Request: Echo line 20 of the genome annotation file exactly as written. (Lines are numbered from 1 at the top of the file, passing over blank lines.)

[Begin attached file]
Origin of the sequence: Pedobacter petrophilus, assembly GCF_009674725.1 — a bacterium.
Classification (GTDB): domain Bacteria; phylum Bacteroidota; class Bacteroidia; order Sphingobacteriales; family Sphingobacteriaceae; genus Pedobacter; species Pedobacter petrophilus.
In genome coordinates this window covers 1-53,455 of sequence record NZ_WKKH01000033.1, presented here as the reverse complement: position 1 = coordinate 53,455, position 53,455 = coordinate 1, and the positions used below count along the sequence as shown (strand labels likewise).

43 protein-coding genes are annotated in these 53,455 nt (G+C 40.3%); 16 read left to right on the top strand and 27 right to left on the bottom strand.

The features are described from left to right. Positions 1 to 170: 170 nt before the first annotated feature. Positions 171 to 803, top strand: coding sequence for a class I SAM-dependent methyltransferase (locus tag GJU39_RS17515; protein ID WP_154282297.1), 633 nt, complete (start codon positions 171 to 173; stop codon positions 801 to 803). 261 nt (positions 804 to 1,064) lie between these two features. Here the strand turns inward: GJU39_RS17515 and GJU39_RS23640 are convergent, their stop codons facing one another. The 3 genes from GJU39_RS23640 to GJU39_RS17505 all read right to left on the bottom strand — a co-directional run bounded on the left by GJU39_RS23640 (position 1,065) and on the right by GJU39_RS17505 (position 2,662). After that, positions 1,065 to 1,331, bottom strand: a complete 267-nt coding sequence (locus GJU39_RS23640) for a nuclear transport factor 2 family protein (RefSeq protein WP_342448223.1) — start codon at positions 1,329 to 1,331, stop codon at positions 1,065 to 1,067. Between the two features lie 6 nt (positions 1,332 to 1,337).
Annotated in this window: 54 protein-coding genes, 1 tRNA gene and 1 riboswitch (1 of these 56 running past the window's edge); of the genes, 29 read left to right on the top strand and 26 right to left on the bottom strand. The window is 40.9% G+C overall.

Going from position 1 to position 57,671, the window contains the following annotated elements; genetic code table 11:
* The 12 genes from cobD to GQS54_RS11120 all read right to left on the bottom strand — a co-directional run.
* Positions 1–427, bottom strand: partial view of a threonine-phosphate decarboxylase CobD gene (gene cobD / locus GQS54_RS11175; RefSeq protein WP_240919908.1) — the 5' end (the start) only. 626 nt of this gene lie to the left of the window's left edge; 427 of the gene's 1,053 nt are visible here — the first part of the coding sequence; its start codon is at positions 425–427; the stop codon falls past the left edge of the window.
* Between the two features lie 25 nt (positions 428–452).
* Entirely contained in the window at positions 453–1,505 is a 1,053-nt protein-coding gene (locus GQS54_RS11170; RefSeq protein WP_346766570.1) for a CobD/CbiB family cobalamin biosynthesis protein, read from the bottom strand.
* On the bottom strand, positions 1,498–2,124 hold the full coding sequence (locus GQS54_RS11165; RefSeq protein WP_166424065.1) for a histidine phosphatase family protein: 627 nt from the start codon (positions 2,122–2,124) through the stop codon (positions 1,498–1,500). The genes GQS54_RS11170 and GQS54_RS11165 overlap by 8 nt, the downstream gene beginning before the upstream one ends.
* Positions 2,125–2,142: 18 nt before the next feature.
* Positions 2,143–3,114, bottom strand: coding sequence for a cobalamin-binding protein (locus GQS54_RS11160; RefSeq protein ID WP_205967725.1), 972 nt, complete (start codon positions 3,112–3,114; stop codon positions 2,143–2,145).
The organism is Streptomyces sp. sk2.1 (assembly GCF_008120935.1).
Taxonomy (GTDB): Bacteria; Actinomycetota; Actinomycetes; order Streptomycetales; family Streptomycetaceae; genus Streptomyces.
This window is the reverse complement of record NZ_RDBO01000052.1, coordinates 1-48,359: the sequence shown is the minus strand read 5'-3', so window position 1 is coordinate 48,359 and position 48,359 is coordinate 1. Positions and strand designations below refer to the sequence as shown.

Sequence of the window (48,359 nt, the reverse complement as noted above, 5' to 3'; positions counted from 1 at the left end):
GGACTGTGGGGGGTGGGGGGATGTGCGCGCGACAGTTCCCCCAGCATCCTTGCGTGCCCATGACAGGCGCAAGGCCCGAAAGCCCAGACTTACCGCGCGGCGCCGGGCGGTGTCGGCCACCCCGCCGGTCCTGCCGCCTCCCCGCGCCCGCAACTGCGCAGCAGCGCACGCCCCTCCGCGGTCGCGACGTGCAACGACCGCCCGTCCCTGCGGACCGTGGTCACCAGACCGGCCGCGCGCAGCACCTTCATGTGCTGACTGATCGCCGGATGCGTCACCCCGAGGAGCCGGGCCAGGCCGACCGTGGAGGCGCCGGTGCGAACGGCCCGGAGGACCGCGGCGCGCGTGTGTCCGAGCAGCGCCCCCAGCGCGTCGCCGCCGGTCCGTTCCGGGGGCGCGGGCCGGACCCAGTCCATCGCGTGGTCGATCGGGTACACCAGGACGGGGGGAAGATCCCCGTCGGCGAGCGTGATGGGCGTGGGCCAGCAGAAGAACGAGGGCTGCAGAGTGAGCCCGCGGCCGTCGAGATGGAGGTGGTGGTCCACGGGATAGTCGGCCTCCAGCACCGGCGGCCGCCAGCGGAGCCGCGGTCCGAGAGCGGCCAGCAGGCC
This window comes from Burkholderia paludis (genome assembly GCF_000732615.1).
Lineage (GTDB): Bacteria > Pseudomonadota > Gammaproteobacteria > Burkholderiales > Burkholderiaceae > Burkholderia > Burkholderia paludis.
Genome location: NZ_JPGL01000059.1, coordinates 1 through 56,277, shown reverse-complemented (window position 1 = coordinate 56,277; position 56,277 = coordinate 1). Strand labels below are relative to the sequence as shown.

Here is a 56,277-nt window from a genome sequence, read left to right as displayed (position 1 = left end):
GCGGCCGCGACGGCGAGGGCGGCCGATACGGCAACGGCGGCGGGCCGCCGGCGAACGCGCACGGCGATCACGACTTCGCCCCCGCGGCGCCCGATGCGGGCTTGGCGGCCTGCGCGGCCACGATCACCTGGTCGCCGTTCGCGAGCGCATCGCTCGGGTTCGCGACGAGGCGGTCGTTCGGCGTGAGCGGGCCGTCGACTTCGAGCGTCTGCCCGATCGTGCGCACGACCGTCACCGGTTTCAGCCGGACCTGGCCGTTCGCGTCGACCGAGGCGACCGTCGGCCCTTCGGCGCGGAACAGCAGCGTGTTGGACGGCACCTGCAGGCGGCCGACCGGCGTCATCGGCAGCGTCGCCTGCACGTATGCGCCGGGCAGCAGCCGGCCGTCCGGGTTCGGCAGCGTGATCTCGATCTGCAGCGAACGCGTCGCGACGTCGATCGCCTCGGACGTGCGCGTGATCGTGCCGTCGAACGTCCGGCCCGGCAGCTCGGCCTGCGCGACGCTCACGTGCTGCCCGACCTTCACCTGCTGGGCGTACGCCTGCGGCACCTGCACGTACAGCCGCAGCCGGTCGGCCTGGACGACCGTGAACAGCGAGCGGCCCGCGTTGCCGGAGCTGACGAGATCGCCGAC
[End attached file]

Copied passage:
This window comes from Burkholderia paludis (genome assembly GCF_000732615.1).